The meaning of information loss
Ralf Landauer demonstrated that if an operation is information reversible, that is, in a logic gate the output can be inferred from the input and the input can be inferred from the output (see earlier Quantum Physcis #2) , then because information is not destroyed no heat is emitted from the device. If a system doesn’t lose information then it doesn’t interact with the environment. Systems, when they are quantum do not exchange energy with environment, that is, they do not release information. This is the same as saying that they are not “measured” by the environment. In the early days of modern quantum physics (if you get my meaning), it was inferred that measurement required the presence of a human or a human made device. This of course isn’t true. Whether humans are present or not doesn’t matter. To briefly explore this issue more I want to give a few paragraphs on the meaning of information.
Seth Lloyd of MIT notes: “all physical systems are computers: rocks process information: every electron, photon, elementary particle stores bits of data. Every time two particles interact the bits are transformed, physical existence and information contents are inextricably linked”.
The way to convert a container full of steam into one of ice is allow the container to lose heat. By doing so it loses information. A container of ice is a much simpler system than one of steam. David Deutsch of Oxford University says that an information rich system is one that would require a much bigger computer program to simulate, than an information poor system. If I was asked to program a computer to precisely simulate the contents of the container, the water present as ice would a much simpler system and hence would require a much shorter program to simulate it than the same container and the same water in the form of steam. The information difference has been lost as heat, just as Ralf Landauer’s principle identified.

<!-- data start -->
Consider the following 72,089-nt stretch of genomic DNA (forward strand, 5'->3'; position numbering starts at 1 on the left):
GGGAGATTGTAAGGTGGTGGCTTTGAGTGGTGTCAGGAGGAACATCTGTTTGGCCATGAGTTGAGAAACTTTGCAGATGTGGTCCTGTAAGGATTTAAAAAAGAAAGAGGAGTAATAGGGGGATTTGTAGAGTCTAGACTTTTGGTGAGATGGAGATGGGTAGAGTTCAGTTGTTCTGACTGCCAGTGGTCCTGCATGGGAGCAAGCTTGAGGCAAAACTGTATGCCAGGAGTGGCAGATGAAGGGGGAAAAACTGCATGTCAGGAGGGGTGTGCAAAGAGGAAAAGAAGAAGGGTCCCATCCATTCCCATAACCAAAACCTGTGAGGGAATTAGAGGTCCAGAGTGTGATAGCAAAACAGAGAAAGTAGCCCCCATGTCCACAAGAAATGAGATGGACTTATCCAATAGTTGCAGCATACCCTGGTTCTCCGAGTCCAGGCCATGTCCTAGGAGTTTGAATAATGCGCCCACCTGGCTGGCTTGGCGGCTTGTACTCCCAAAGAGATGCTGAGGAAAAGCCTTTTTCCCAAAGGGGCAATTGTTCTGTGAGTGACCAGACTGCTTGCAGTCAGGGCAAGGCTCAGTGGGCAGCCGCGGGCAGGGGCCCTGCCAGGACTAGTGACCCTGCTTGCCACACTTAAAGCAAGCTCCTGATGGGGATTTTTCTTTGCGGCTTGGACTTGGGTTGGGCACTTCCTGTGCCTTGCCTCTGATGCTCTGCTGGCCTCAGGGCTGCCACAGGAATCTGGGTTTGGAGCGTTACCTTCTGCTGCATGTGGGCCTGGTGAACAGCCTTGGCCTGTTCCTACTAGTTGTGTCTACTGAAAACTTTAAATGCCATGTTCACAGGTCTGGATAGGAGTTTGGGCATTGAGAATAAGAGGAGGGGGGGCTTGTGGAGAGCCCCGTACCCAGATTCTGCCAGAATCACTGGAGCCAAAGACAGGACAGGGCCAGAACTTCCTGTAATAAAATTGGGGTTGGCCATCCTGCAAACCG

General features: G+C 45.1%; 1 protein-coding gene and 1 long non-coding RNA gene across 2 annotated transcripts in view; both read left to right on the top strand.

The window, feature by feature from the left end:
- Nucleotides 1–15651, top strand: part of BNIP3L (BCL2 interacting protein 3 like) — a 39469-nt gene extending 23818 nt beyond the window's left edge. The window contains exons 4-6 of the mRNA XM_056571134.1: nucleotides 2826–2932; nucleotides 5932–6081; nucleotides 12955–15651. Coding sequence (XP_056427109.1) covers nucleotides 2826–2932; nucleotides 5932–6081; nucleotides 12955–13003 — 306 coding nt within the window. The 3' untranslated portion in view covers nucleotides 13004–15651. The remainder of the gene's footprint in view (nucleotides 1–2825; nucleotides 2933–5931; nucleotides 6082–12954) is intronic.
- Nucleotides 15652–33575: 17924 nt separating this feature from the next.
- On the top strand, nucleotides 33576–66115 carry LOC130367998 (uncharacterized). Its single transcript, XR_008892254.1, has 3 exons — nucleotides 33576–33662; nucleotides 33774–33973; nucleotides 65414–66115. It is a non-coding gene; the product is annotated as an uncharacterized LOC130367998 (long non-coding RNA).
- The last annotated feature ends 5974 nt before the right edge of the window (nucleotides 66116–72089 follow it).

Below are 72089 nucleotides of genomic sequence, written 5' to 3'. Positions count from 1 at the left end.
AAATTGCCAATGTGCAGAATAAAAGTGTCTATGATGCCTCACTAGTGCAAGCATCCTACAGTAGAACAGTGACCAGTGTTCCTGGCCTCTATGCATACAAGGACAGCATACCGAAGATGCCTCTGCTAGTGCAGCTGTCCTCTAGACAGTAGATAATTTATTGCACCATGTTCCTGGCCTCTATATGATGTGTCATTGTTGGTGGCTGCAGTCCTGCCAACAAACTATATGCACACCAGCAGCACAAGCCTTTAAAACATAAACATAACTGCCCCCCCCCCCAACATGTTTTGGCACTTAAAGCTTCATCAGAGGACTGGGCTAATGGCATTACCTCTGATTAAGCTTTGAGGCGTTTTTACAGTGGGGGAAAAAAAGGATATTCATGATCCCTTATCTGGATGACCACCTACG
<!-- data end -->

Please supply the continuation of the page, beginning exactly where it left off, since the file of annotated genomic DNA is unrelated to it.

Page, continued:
Profoundly, Sean Carrol of Caltech, defines information in the following way: “processing information allows us to extract useful work from a system in ways that would have otherwise been impossible”. As a thermodynamicist, this hits the bullseye for me.
If you agree with the above argument then hold tight (can you wait?- OK maybe you can) for the next installment. If you agree or disagree with the line of thought so far, it would be great to hear from you. Establishing these ground rules, I can progress onto more controversial issues.